Some people run, others swim, read, bike, paint, hike, maybe you even do yoga. I juggle. Merriam-Webster defines a juggler as “one skilled in keeping several objects in motion in the air at the same time by alternately tossing and catching them.” This definition implies there is a pattern to the action, alternatively tossing and catching. In fact, there are many patterns. A comprehensive log of these juggling patterns can be found in the Library of Juggling. You see, when juggling, there are certain patterns one follows to create a desired effect, weave into a show or routine, or juggle different objects. Depending on the number of balls and the difficulty in a trick, the patterns become more complex and interwoven – but there is always a pattern: movements woven together to create a complete experience.


“Somewhere there’s a pattern that connects, a tightly woven mesh too fine to see.”

-Dave Johnson



My college roommate, Dave Johnson, wrote a song that resonates more and more with me as life goes on. One of my favorite lyrics is this: “Somewhere there’s a pattern that connects, a tightly woven mesh too fine to see.” I was unaware in my younger days of how accurate this simple line is, and how the patterns in juggling and the woven mesh of our lives are so alike.

In 1981, I was juggling in the park with Dave when we encountered a fellow juggler. We passed some clubs, had some laughs, and went on our way. Later on, I interviewed with Jeff Jacobson for a job working with killer whales based in Arcata, California. During the interview, we realized we had juggled together previously in the park. Of course, I got the job. Little did I know this would be the first pass in a pattern that connects and, like in my friend Dave’s song, would weave a tightly woven mesh too fine to see.



It was 1982, my second year working with the orcas, aboard my  Zodiac, an inflatable boat with an engine. I was on my way back to Alert Bay, ready to make the drive south to Arcata when I came upon a super-pod of orcas. We were going the same way so I followed along. Lost in observation and fascination, I didn’t realize that my engine was slowly overheating. By the time I noticed, it was on fire. I managed to put out the fire but my engine had not survived. Luckily, I had a windsurfer sail and nine hours later I landed on Hanson Island inhabited only by the caretakers Joel Solomon and Louise Bracewell. I stayed with them for seven days, fishing, foraging, singing and chatting. The next year, I visited them at their new residence on Cortes Island. Had it not been for an accidental fire, one of the most influential friendships of my life may not have begun. This was a turning point in the pattern of my life.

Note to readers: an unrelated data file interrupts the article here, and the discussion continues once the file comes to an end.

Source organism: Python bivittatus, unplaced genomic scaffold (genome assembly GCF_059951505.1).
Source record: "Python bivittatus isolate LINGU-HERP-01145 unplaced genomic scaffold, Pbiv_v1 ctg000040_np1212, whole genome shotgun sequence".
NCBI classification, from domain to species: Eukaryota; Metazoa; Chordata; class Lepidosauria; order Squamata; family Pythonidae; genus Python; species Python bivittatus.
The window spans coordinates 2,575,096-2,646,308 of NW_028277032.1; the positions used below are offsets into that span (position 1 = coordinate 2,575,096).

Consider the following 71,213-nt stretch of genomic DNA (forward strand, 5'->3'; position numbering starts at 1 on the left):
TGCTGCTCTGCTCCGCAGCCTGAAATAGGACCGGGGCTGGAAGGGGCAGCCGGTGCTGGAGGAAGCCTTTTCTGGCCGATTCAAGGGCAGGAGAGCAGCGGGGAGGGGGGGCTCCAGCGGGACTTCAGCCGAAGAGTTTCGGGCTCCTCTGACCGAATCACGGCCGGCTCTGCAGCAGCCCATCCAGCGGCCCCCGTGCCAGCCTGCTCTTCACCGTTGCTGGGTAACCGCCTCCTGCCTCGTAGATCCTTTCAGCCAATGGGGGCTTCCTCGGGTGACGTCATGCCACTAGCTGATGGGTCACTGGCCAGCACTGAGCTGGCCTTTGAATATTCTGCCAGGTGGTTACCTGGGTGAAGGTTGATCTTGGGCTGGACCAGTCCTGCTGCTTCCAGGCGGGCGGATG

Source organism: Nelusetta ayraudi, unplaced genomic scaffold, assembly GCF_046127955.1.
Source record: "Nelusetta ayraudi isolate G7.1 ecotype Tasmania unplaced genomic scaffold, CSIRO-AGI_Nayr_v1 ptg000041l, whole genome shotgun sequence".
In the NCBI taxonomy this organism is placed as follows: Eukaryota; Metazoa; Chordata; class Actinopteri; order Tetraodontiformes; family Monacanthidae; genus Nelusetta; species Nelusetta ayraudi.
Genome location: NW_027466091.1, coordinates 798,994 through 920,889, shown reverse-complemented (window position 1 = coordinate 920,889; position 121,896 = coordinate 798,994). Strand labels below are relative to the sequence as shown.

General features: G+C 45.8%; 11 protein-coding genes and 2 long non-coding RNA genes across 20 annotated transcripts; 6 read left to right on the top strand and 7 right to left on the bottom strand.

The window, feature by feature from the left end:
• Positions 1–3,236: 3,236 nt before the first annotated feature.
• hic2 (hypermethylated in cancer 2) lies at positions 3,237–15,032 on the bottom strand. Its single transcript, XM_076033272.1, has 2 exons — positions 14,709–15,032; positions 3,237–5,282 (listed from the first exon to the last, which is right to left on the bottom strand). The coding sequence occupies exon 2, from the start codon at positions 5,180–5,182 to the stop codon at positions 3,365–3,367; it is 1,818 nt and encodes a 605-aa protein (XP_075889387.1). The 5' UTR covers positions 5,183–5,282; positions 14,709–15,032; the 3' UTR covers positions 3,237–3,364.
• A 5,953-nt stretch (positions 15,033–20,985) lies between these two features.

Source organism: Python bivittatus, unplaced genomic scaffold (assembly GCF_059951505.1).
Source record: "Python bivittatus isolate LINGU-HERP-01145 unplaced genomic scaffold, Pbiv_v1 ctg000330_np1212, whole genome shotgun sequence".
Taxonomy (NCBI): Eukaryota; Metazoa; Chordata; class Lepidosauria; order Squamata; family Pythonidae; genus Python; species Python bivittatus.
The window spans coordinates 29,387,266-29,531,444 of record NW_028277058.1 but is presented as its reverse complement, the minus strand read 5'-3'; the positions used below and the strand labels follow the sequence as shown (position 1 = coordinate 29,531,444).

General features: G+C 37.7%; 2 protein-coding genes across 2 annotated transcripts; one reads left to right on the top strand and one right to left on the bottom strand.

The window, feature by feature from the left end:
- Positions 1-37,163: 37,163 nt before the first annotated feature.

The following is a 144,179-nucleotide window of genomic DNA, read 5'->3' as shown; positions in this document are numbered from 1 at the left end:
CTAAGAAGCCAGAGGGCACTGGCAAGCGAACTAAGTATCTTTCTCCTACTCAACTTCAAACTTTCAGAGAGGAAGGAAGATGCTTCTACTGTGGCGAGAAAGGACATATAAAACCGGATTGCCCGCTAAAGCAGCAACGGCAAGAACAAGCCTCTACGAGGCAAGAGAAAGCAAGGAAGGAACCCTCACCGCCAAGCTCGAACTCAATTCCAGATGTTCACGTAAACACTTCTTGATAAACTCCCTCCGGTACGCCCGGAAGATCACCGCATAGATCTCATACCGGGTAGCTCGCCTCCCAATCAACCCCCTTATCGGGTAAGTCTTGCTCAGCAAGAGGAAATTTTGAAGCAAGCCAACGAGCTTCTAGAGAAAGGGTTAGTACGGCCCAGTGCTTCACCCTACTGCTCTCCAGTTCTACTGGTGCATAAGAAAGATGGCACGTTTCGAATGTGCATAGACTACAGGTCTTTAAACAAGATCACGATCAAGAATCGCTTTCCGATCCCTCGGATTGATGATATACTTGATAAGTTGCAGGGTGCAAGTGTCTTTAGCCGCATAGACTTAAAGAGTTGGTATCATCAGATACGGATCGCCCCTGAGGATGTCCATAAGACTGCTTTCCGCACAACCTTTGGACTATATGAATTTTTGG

I was finishing graduate school in 1985 and was searching for an international career where I could use my love of collaboration that I had developed working with international research teams. On April 13, I got an unexpected call from my mother. My father had died of a heart attack at the young age of 55. In an instant, my life was changed. Perhaps this was the catalyst for my next life decision, my next thread in the woven pattern. That same summer, I got a call from Joel. His father had also passed. His family was from Nashville and he was there settling the estate and managing the family business. I visited in October and immediately fell in love with the community they had established and the meaningful activities he was involved in. After visiting, I moved to Nashville, got my real estate license, and helped Joel’s family’s business. Nashville became more than just a home. It became a place that filled the need for core and community that I had craved for so long.

In Nashville, I saw a need for rejuvenation, to connect communities back to the city’s core. In many of the core neighborhoods, urban flight was evident.  In Hillsboro Village, like many of the core neighborhoods, older homes needed repair, there were too many absentee landlords and there was no active merchant association in the existing commercial area. I was attracted to the originality and character of the aging district and pondered how to breathe life back into its bones.



Nashville  is thriving, attracting more and more people drawn in by the city’s walkability and sense of community. My work as a community builder helping transform Nashville neighborhoods began with an accidental engine fire. Every seemingly accidental event is intertwined in a pattern that connects seamlessly. From my roommates song all those years ago eventually came my chance to help create something complex, beautiful, and impactful. Life has been my greatest juggling routine all along. What seems like whim and chaos when throwing the pins in the air are really intentional and mechanical, leading to an end result that creates a beautiful pattern. Juggling is a passion for me, and a metaphor for my life – a pattern of seemingly irrelevant parts and pieces working together, creating a weave I see more clearly now than ever. I will be forever grateful for those opportunities – the balls, clubs, rings, flaming torches, family, business, community, and all the other things I have juggled along the way.